LAST WEEK, A poll conducted by Red C Express on behalf of Amnesty International found that 78 per cent of those surveyed believe the Constitution should be amended to include rights to health and housing.
The Government has said that a Constitutional Convention will examine possible changes to the Irish Constitution which will consider reform in many areas of Irish life, including to the electoral system, the clause on women in the home and more. The Convention is to be made up of 100 members – 66 of which will be citizens, 33 of which will be political representatives and one chairperson.
Writing for TheJournal.ie, Professor Colin Harvey, of the School of Law, Queen’s University Belfast, and a former member of the Northern Ireland Human Rights Commission, asks that the Convention provide a space for conversation about many issues, including human rights.
WHAT DO WE want from the Constitutional Convention? That was the timely question raised at a recent event organised by Amnesty International. The mood was plain. Even in these difficult days, an opportunity exists to open up space for a conversation that embraces many voices, and to seize the constitutional moment for the better protection of human rights in Ireland. What sort of Constitutional Convention do you want?
There is little doubt that we are living in a time of transition. As our island reflects on the ‘decade of commemorations’ – and the lessons of our history – the possibilities for change also emerge. The transformation in Northern Ireland is work in progress. But the political advances are notable; in a troubled world our process has proven resilient.
Does it not demonstrate that what once seemed unthinkable can be attained? For all the flaws, compromises and ongoing challenges, it is suggestive of the incremental breaking of old patterns. An opportunity to be at ease with each other, and discuss the kind of shared society we desire?
“Debating how the Irish Constitution might better reflect human rights values seems appropriate and necessary”
The room thus opens for a thoughtful constitutional dialogue. Is it a luxury in these economic times? Not so. Implement existing guarantees effectively, yes. But let’s not waste the chance presented to send a signal to all on this island, to the world, and to future generations, that Ireland seeks a principled fresh start. Debating how the Irish Constitution might better reflect human rights values seems appropriate and necessary in this context. The complexity of the mature and serious discussions that must be had should not be underestimated. But there is evident worry that a narrowing of the Constitutional Convention is underway, with the risk of eroding the genuine potential for imaginative change. The energy, cost and effort required will give pause for thought.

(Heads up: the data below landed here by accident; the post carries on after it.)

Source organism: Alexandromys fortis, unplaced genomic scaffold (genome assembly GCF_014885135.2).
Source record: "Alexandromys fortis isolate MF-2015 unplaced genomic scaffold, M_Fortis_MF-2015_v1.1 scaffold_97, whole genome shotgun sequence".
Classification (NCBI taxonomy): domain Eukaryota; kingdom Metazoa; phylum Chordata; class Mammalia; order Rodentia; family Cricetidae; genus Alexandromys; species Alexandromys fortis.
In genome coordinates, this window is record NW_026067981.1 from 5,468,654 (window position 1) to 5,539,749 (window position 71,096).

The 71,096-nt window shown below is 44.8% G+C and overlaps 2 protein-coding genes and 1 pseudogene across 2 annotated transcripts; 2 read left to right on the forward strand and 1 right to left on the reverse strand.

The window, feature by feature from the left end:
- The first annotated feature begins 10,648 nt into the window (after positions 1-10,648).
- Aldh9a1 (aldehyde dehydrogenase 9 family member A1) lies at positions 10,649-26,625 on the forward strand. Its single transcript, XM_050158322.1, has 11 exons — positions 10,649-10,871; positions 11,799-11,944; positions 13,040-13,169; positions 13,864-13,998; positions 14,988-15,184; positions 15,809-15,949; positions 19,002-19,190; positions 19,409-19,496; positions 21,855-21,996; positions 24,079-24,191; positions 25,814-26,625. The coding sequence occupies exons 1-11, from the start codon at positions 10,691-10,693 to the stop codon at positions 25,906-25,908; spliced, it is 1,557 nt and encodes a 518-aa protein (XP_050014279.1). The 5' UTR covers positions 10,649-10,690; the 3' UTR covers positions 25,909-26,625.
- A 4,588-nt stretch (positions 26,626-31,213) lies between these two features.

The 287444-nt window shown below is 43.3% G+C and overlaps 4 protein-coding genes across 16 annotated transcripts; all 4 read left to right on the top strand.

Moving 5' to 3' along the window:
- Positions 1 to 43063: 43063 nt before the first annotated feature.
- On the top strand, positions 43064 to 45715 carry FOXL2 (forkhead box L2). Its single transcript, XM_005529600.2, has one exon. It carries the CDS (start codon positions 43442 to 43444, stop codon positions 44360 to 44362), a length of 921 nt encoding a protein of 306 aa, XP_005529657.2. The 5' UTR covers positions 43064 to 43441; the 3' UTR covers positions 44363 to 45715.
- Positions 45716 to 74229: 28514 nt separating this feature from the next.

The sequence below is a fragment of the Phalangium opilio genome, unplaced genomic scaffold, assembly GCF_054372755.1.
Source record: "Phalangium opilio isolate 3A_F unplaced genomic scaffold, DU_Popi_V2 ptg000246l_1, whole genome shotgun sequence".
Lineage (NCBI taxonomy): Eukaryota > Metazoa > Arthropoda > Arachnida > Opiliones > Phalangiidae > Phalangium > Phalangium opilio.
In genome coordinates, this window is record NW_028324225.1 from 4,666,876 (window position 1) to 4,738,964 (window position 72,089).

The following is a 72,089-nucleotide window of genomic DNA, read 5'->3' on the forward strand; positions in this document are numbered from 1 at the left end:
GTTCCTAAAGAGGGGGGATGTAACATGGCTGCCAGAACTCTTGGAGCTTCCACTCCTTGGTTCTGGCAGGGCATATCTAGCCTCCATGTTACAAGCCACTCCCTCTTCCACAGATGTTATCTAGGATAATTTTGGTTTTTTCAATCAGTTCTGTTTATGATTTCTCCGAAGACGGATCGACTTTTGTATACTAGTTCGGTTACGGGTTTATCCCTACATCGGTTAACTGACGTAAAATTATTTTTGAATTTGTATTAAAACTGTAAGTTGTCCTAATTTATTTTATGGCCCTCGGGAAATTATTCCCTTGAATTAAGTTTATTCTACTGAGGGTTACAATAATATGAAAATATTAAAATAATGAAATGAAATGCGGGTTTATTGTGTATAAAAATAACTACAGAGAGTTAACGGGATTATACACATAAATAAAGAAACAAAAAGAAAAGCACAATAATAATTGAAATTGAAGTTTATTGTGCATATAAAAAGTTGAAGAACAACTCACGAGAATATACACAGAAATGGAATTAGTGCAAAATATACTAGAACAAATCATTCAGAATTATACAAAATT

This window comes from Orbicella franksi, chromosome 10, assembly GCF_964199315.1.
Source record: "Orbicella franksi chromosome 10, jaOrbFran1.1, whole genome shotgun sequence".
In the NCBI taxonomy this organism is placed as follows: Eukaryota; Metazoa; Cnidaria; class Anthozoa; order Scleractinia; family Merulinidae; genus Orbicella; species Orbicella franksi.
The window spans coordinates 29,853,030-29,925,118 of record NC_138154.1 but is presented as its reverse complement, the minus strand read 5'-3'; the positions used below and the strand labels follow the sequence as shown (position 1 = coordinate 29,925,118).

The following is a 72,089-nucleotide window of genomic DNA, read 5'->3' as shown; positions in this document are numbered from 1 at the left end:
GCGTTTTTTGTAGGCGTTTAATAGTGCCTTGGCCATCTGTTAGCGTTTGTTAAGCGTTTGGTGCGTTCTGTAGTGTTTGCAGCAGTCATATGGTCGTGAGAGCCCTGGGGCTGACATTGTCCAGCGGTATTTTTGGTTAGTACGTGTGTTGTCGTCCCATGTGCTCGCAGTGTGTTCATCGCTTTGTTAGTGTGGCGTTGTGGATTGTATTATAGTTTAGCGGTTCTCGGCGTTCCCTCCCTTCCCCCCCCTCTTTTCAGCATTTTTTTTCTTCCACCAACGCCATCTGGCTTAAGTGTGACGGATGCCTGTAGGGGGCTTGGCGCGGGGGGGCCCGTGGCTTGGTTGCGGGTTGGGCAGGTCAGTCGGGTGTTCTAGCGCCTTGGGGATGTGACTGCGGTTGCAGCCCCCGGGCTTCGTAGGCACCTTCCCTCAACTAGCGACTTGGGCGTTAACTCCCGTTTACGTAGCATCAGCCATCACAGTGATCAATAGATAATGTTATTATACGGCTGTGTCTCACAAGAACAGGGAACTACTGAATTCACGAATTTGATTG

All the more reason to make this a process we can be proud of and one worthy of determined participation.
The Government’s proposals sketch the basis of establishment, the topics for consideration, as well as working methods and composition, among other things.
The need for clarity and focus is understandable and the Constitution has, of course, been reviewed before. The Report of the Constitution Review Group 1996 contained extensive analysis and recommendations for reform. In seeking to create a limited process there is a danger that the ambition for a new and inclusive conversation is neglected, and the potential to secure tangible ownership is lost.
“It is a basic point, but retains its force: equality should be the foundation of any republican constitution.”
If we are serious, what might we then be talking about? Many subjects could be mentioned, but two appear pressing: socio-economic rights and equality. Is it now time to advance more robust and explicit constitutional recognition of rights which have a practical meaning to many? Rights to healthcare, to adequate housing, to an adequate standard of living. These are among the basic rights intrinsic to human dignity and to a secure existence. Can we have, as part of the Constitutional Convention, the debate?
It is a basic point, but retains its force: equality should be the foundation of any republican constitution. Yet there is unambiguous scope for better reflection of a strengthened constitutional commitment. Much more could be said. The ideas are there. Let’s have the debate.
Amnesty International’s candle seems an apt symbol. There is much darkness to curse. But it remains better to keep lighting that candle. Formidable reasons exist to lapse into despair, to lose faith in the merits of engagement in the public sphere, and even in our collective capacity to achieve change. We should resist the temptation. We are in a transformative constitutional moment, and a time of local and global transitions.
Constitutions embody much that is mundane about the structures of a state. They also capture the hopes, aspirations and values of a country. The Constitutional Convention presents a chance to engage with each other about the Ireland we want to live in.
It should be our legacy for generations to come. It is time for a new constitutional beginning. Why live to regret a missed chance to present an enduring gift to a new Ireland that knows that the better protection of human rights is a definitive rebuke to a shameful past?
What sort of Constitutional Convention do you want?